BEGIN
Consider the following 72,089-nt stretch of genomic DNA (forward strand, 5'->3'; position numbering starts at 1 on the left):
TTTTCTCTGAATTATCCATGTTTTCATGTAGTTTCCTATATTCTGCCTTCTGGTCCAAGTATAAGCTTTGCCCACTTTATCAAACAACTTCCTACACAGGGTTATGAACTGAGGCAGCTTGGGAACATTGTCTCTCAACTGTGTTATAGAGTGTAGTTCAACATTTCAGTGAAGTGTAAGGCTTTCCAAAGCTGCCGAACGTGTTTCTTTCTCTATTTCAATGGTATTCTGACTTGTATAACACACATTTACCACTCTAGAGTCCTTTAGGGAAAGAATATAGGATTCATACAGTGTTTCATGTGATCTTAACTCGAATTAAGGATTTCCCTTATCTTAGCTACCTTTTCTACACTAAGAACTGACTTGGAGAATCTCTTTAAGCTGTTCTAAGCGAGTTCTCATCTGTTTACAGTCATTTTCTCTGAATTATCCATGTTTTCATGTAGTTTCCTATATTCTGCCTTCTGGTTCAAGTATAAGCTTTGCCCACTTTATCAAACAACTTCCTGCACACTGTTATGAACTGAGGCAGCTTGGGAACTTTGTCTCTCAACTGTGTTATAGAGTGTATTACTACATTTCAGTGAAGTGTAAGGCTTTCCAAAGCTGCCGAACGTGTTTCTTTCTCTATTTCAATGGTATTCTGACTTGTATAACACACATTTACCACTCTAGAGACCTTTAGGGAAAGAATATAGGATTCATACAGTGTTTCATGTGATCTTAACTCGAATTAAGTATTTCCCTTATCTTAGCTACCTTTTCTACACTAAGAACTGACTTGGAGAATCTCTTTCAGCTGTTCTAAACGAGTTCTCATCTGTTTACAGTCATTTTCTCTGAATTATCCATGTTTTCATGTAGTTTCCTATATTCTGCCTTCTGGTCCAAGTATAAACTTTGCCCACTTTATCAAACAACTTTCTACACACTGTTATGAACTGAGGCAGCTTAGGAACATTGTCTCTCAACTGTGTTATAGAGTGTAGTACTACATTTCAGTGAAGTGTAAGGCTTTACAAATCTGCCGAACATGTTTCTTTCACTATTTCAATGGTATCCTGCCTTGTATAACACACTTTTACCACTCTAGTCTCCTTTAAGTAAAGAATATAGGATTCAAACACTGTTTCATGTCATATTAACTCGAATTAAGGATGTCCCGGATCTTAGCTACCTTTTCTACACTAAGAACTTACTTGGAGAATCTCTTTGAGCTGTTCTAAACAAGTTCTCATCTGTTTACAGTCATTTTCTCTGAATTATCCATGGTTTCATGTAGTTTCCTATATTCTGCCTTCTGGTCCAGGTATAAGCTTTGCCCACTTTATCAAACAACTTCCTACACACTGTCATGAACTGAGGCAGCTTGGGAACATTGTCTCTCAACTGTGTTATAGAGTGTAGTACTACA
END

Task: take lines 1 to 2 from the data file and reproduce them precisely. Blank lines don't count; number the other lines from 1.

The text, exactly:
Consider the following 72,089-nt stretch of genomic DNA (forward strand, 5'->3'; position numbering starts at 1 on the left):
TTTTCTCTGAATTATCCATGTTTTCATGTAGTTTCCTATATTCTGCCTTCTGGTCCAAGTATAAGCTTTGCCCACTTTATCAAACAACTTCCTACACAGGGTTATGAACTGAGGCAGCTTGGGAACATTGTCTCTCAACTGTGTTATAGAGTGTAGTTCAACATTTCAGTGAAGTGTAAGGCTTTCCAAAGCTGCCGAACGTGTTTCTTTCTCTATTTCAATGGTATTCTGACTTGTATAACACACATTTACCACTCTAGAGTCCTTTAGGGAAAGAATATAGGATTCATACAGTGTTTCATGTGATCTTAACTCGAATTAAGGATTTCCCTTATCTTAGCTACCTTTTCTACACTAAGAACTGACTTGGAGAATCTCTTTAAGCTGTTCTAAGCGAGTTCTCATCTGTTTACAGTCATTTTCTCTGAATTATCCATGTTTTCATGTAGTTTCCTATATTCTGCCTTCTGGTTCAAGTATAAGCTTTGCCCACTTTATCAAACAACTTCCTGCACACTGTTATGAACTGAGGCAGCTTGGGAACTTTGTCTCTCAACTGTGTTATAGAGTGTATTACTACATTTCAGTGAAGTGTAAGGCTTTCCAAAGCTGCCGAACGTGTTTCTTTCTCTATTTCAATGGTATTCTGACTTGTATAACACACATTTACCACTCTAGAGACCTTTAGGGAAAGAATATAGGATTCATACAGTGTTTCATGTGATCTTAACTCGAATTAAGTATTTCCCTTATCTTAGCTACCTTTTCTACACTAAGAACTGACTTGGAGAATCTCTTTCAGCTGTTCTAAACGAGTTCTCATCTGTTTACAGTCATTTTCTCTGAATTATCCATGTTTTCATGTAGTTTCCTATATTCTGCCTTCTGGTCCAAGTATAAACTTTGCCCACTTTATCAAACAACTTTCTACACACTGTTATGAACTGAGGCAGCTTAGGAACATTGTCTCTCAACTGTGTTATAGAGTGTAGTACTACATTTCAGTGAAGTGTAAGGCTTTACAAATCTGCCGAACATGTTTCTTTCACTATTTCAATGGTATCCTGCCTTGTATAACACACTTTTACCACTCTAGTCTCCTTTAAGTAAAGAATATAGGATTCAAACACTGTTTCATGTCATATTAACTCGAATTAAGGATGTCCCGGATCTTAGCTACCTTTTCTACACTAAGAACTTACTTGGAGAATCTCTTTGAGCTGTTCTAAACAAGTTCTCATCTGTTTACAGTCATTTTCTCTGAATTATCCATGGTTTCATGTAGTTTCCTATATTCTGCCTTCTGGTCCAGGTATAAGCTTTGCCCACTTTATCAAACAACTTCCTACACACTGTCATGAACTGAGGCAGCTTGGGAACATTGTCTCTCAACTGTGTTATAGAGTGTAGTACTACA